Emily Crain Williams

During the week of January 21, 1937, The Jackson Times started publishing a weekly series called “Who’s Who In Breathitt.” The weekly features were designed to “Better acquaint our readers with the business leader of this county.” The writers chose Price Sewell, Sr. as their first subject and highlighted his qualities as a merchant, City Councilman, City Clerk, and ultimately Mayor of Jackson.

The paper later featured Charles Terry, Grannis Bach, Porter Ray, William E. Blake, and many others. One Who’s Who printed in the paper on February 11, 1937, was a portrait of an elderly lady who was confined to a wheelchair for serval years but still played an important role in the community through her children and relatives.

Possibly the only known image of Emily (Ingram) Crain Williams taken in 1935, just two years before her death.

Who’s Who In Breathitt

Although not a native of Breathitt County, Mrs. Emily Williams who last week celebrated her 88th birthday, has lived here for the past 30 years. She was born in Wolfe County, February 5, 1849.

Mrs. Williams was first married to William J. Crain. Three children were born to this union. After the death of her first husband, she married Thomas T. Williams, also a native of Wolfe County. They had four children. Mr. and Mrs. Williams moved to Jackson about 30 years ago, and after his death a few years later, she continued to reside here.

A daughter of Abraham Ingram, Wolfe County, Mrs. Williams is a member of one of Eastern Kentucky’s pioneer families. She has one brother, William Jasper Ingram, Maytown, Ky., who is nearing his 100th milestone, J. B. Ingram, former sheriff of Wolfe County, is her nephew.

Mrs. Williams suffered an injury several years ago, which prevents here from walking, but she disharges her household duties by use of her wheel chair.

Possessed of an unusual alert mind, although advanced in years, and deeply interested in all community affairs and world events, she is well informed on present day issues and enjoys the association of her family and friends.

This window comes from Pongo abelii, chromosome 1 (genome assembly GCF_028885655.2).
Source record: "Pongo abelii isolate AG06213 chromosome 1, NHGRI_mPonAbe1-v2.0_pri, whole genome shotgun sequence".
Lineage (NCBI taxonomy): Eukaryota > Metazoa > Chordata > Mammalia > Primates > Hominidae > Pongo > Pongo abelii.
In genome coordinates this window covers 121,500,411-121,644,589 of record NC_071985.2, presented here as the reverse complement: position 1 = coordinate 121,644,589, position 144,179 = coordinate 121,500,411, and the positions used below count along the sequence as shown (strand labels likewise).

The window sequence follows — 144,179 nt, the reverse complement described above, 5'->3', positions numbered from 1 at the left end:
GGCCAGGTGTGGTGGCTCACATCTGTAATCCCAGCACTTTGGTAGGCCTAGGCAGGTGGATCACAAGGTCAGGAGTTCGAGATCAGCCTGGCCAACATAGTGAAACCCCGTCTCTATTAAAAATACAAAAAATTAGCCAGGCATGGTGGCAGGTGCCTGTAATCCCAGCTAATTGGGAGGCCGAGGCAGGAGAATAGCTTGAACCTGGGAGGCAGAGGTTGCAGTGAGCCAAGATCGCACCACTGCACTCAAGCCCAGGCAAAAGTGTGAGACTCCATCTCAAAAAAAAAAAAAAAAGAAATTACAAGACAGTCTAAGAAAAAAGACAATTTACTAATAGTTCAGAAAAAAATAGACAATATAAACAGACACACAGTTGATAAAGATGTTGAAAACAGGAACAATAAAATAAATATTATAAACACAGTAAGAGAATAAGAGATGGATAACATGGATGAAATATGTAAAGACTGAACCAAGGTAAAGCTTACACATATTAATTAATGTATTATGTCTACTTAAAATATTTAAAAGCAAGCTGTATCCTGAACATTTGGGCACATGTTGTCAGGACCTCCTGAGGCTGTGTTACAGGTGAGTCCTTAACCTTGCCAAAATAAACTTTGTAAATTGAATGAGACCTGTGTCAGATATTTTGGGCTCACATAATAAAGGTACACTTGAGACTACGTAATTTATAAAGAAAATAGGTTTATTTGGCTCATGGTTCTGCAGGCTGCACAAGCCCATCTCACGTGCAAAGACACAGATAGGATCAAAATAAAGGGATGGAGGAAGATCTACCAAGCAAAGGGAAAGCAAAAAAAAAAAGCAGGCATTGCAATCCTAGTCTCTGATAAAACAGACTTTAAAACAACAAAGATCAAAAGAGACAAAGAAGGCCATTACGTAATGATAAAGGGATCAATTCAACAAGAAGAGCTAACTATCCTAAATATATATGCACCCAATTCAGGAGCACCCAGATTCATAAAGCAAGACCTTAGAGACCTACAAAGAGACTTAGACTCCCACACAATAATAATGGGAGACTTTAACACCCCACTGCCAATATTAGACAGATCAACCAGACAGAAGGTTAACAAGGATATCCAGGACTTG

Although afflicted, her cheerful disposition and radient smile has won for her, the admiration and esteem of all her acquaintances.

Besides her seven children, M. S. and J. P. Crain, Mrs. O. H. Swango, Mrs. William Northup, Mrs. Edna Back, and Reed and Roy Williams, Mrs. Williams has ten grandchildren, Elizabeth, June and M. S. Crain, Jr., Evalyn Swango, Jack Mitchell and Mary Kathleen and Martha Louise Crain, Claude Childres, Billy Northup and Lucile Bach.

The Jackson Times, Thursday, February 11, 1937, page 4
The Jackson Times announced the stroke, which ultimately claimed the life of Emily Williams, on the front page of its May 6, 1937 edition.

Nearly three months to the day after The Jackson Times published its brief recognition of Emily Williams, she died at her home on Broadway on May 10, 1937, with her family gathered near her. She was 88.

Emily Crain’s obituary from the Thursday, May 13, 1937 edition of The Jackson Times.
Emily Williams is buried with many family members in what is left of the Marcum Heights Cemetery, high above the city of Jackson.

© 2022 Stephen D. Bowling


About sdbowling

Director of the Breathitt County Public Library and Heritage Center in Jackson, Kentucky.
This entry was posted in Breathitt County, Women and tagged , , , , , . Bookmark the permalink.

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